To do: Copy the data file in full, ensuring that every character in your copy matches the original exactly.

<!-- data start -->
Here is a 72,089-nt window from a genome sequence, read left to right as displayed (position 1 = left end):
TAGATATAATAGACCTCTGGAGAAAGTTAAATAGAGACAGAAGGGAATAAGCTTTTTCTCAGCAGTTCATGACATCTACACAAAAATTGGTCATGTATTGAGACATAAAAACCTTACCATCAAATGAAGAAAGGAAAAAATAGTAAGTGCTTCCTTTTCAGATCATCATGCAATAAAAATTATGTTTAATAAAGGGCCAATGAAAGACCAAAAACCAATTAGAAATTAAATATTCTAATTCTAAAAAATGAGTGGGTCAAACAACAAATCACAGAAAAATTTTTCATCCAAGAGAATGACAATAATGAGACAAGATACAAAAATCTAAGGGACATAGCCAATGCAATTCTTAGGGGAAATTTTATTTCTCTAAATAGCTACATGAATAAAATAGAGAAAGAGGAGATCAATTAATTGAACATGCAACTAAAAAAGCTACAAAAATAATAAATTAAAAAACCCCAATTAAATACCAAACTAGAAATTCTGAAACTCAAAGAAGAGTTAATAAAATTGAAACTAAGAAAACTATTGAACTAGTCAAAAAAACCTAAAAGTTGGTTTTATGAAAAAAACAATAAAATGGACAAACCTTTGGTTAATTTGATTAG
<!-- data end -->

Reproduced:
Here is a 72,089-nt window from a genome sequence, read left to right as displayed (position 1 = left end):
TAGATATAATAGACCTCTGGAGAAAGTTAAATAGAGACAGAAGGGAATAAGCTTTTTCTCAGCAGTTCATGACATCTACACAAAAATTGGTCATGTATTGAGACATAAAAACCTTACCATCAAATGAAGAAAGGAAAAAATAGTAAGTGCTTCCTTTTCAGATCATCATGCAATAAAAATTATGTTTAATAAAGGGCCAATGAAAGACCAAAAACCAATTAGAAATTAAATATTCTAATTCTAAAAAATGAGTGGGTCAAACAACAAATCACAGAAAAATTTTTCATCCAAGAGAATGACAATAATGAGACAAGATACAAAAATCTAAGGGACATAGCCAATGCAATTCTTAGGGGAAATTTTATTTCTCTAAATAGCTACATGAATAAAATAGAGAAAGAGGAGATCAATTAATTGAACATGCAACTAAAAAAGCTACAAAAATAATAAATTAAAAAACCCCAATTAAATACCAAACTAGAAATTCTGAAACTCAAAGAAGAGTTAATAAAATTGAAACTAAGAAAACTATTGAACTAGTCAAAAAAACCTAAAAGTTGGTTTTATGAAAAAAACAATAAAATGGACAAACCTTTGGTTAATTTGATTAG